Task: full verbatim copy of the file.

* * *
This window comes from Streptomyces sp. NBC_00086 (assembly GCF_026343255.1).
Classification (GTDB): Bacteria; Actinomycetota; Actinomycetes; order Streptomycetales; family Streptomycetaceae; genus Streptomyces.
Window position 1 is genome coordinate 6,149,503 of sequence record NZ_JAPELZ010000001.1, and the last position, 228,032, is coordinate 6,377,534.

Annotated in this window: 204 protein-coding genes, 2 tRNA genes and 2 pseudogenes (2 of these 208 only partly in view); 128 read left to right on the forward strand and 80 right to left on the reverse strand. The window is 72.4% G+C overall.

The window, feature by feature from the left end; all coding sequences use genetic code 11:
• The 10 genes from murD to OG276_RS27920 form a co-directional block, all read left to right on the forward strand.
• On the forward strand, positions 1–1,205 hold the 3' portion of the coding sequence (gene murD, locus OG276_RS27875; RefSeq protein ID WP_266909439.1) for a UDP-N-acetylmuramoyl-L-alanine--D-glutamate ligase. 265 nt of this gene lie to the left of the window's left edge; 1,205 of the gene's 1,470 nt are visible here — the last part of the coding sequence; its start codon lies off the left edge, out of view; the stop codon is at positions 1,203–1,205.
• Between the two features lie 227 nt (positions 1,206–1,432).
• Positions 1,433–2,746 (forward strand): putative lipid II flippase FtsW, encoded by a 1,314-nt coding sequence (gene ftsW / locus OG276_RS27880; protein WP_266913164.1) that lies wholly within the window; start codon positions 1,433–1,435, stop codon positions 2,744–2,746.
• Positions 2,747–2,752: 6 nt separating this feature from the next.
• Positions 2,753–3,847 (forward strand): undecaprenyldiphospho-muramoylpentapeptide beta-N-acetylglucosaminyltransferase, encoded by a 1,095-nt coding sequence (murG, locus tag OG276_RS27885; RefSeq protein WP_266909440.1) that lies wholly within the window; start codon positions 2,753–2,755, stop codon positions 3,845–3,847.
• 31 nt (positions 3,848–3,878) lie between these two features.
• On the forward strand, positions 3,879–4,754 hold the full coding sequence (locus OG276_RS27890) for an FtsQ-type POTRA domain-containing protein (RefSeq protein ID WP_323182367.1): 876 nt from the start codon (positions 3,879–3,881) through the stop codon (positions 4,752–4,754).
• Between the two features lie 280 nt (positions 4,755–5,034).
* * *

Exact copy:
This window comes from Streptomyces sp. NBC_00086 (assembly GCF_026343255.1).
Classification (GTDB): Bacteria; Actinomycetota; Actinomycetes; order Streptomycetales; family Streptomycetaceae; genus Streptomyces.
Window position 1 is genome coordinate 6,149,503 of sequence record NZ_JAPELZ010000001.1, and the last position, 228,032, is coordinate 6,377,534.

Annotated in this window: 204 protein-coding genes, 2 tRNA genes and 2 pseudogenes (2 of these 208 only partly in view); 128 read left to right on the forward strand and 80 right to left on the reverse strand. The window is 72.4% G+C overall.

The window, feature by feature from the left end; all coding sequences use genetic code 11:
• The 10 genes from murD to OG276_RS27920 form a co-directional block, all read left to right on the forward strand.
• On the forward strand, positions 1–1,205 hold the 3' portion of the coding sequence (gene murD, locus OG276_RS27875; RefSeq protein ID WP_266909439.1) for a UDP-N-acetylmuramoyl-L-alanine--D-glutamate ligase. 265 nt of this gene lie to the left of the window's left edge; 1,205 of the gene's 1,470 nt are visible here — the last part of the coding sequence; its start codon lies off the left edge, out of view; the stop codon is at positions 1,203–1,205.
• Between the two features lie 227 nt (positions 1,206–1,432).
• Positions 1,433–2,746 (forward strand): putative lipid II flippase FtsW, encoded by a 1,314-nt coding sequence (gene ftsW / locus OG276_RS27880; protein WP_266913164.1) that lies wholly within the window; start codon positions 1,433–1,435, stop codon positions 2,744–2,746.
• Positions 2,747–2,752: 6 nt separating this feature from the next.
• Positions 2,753–3,847 (forward strand): undecaprenyldiphospho-muramoylpentapeptide beta-N-acetylglucosaminyltransferase, encoded by a 1,095-nt coding sequence (murG, locus tag OG276_RS27885; RefSeq protein WP_266909440.1) that lies wholly within the window; start codon positions 2,753–2,755, stop codon positions 3,845–3,847.
• 31 nt (positions 3,848–3,878) lie between these two features.
• On the forward strand, positions 3,879–4,754 hold the full coding sequence (locus OG276_RS27890) for an FtsQ-type POTRA domain-containing protein (RefSeq protein ID WP_323182367.1): 876 nt from the start codon (positions 3,879–3,881) through the stop codon (positions 4,752–4,754).
• Between the two features lie 280 nt (positions 4,755–5,034).